Some call them paparazzi, we call them spies. Our spies. And our intrepid spies have just scooped a tasty automotive nugget, a heavily- disguised next-generation Mitsubishi Outlander SUV. Launch date around 2021.
The current generation Mitsubishi Outlander has been around since 2013, albeit with one major and several minor facelifts and other shakeups. It remains a very popular choice for South Africa’s SUV market.
Back to the camo kid. Manufactures have to, at some stage, test new models in the real world. But they obviously do not want the real world, and their opposition, to know what exactly they are testing. The Outlander so spied was clad in a black and white swirly pattern that made it difficult to gauge the dimensions or to spot fake panels as sometimes used.
So far, we think its design will reflect the Engelberg Tourer Concept design. The lighting features front and back are similar to the concept’s, as is the blunt, upright nose. There is daytime running lights high-up on the face, with the main headlights lower down.
It seems bigger than the current Outlander, which is already big for its segment. The wheels seem bigger, perhaps 19”?
Mitsubishi is not saying, but there are rumours that 1.5-litre turbo could be fitted, as well as a plug-in hybrid with a 2.4-litre naturally aspirated engine and the twin motor design of the Engelberg. It is expected that the new Outlander will share its platform with the next generation Nissan X-Trail, as the Renault-Nissan-Mitsubishi Alliance seeks synergy among similar-size vehicles in its ranges.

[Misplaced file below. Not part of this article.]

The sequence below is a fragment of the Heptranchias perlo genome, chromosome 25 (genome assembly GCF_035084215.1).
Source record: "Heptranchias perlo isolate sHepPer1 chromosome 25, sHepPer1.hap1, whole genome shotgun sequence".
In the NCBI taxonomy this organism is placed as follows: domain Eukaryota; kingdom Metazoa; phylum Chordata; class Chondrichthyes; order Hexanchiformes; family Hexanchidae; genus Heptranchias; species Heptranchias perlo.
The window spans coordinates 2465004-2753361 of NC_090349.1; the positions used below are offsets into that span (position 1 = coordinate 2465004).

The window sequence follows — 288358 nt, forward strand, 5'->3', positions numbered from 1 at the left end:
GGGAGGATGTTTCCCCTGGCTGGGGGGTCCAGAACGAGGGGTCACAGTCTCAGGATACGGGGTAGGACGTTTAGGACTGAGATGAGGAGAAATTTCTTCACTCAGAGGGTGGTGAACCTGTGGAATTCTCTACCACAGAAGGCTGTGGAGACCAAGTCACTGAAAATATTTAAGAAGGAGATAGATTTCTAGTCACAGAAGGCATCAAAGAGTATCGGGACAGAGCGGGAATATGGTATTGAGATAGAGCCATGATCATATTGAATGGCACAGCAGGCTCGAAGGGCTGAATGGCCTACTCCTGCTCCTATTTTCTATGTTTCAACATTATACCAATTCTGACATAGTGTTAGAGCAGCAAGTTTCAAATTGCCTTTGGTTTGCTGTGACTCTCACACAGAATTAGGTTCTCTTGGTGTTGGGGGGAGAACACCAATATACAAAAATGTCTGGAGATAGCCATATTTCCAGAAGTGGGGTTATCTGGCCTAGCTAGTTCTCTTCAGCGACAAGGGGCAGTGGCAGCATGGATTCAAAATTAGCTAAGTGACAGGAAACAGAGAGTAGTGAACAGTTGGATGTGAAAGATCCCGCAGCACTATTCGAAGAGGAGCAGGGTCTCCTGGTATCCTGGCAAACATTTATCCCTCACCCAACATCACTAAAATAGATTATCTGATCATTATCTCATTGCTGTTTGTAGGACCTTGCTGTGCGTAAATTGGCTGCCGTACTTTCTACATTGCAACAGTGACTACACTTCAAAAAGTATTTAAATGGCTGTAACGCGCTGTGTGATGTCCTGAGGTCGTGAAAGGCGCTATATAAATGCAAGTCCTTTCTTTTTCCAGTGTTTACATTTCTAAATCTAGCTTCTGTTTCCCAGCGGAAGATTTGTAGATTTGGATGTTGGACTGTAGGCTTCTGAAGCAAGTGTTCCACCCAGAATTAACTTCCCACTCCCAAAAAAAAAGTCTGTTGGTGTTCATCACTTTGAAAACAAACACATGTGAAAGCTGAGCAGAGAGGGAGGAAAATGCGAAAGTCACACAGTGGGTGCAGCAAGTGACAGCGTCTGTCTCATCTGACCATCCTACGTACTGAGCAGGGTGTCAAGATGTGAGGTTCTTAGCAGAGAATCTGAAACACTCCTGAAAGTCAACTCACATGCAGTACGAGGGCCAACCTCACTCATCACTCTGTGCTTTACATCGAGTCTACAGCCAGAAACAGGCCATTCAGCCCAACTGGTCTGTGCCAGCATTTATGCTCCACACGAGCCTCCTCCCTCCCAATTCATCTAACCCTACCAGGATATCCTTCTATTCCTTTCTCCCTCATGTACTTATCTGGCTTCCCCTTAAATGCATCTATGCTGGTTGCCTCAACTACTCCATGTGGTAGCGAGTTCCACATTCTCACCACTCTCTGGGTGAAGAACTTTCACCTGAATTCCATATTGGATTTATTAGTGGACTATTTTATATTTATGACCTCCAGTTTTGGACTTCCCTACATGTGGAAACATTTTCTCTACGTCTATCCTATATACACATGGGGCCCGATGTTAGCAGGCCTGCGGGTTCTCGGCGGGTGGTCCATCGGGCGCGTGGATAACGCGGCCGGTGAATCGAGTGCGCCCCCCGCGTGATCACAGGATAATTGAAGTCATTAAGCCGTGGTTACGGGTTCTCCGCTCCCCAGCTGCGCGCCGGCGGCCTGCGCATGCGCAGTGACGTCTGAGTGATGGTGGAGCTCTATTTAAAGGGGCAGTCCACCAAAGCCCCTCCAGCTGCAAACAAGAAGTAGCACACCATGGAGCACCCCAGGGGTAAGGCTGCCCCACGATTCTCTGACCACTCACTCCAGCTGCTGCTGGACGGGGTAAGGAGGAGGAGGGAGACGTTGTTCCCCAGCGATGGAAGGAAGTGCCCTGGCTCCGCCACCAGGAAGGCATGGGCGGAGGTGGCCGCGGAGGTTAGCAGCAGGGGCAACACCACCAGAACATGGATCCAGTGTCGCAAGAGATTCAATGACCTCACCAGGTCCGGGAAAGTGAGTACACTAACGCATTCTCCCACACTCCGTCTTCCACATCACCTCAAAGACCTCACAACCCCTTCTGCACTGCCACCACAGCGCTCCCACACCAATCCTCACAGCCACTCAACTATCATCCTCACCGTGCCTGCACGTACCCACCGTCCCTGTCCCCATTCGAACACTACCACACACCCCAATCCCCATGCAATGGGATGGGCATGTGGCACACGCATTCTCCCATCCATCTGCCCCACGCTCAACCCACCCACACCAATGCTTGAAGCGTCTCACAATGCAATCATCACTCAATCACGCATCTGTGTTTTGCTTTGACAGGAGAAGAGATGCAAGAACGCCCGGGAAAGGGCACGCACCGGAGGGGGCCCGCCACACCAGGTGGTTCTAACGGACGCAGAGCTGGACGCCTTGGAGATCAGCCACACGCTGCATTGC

It is not yet clear if or when this SUV will come to South Africa, but you can have a look at and test drive the excellent Mitsubishi Outlander on our showroom floor now.
It is obvious why car makers disguise their prototypes when on the road, but this has developed into a fierce contest. Carmakers try different ways to hide what they are doing, while journalists and photographers go to ever greater lengths to analyse the pictures they can get and try and match these with concept cars seen at shows, as well as rumours and little snippets that come out.
Apart from the zany vinyl wrap employed by Mitsubishi for this Outlander, car companies have used other methods as well. Some cover the entire car in a sort of fabric tent with holes to see through and the lights. Others use strips of duct tape and fake panels. Some use the camo as a promotional tool, like Land Rover with the wrap ‘peeled back’ to reveal a third row of seats. Others go extreme, with Bentley once adding a Mercedes grille to its prototype, or Audi putting an entire Polo shell on its A1. Hyundai famously used what was called a padded bra – strips of canvas across the bonnet, roof and boot with padded bulges on them.
It seems disguised prototypes are fun for all: the car companies, the motoring press and of course we car lovers.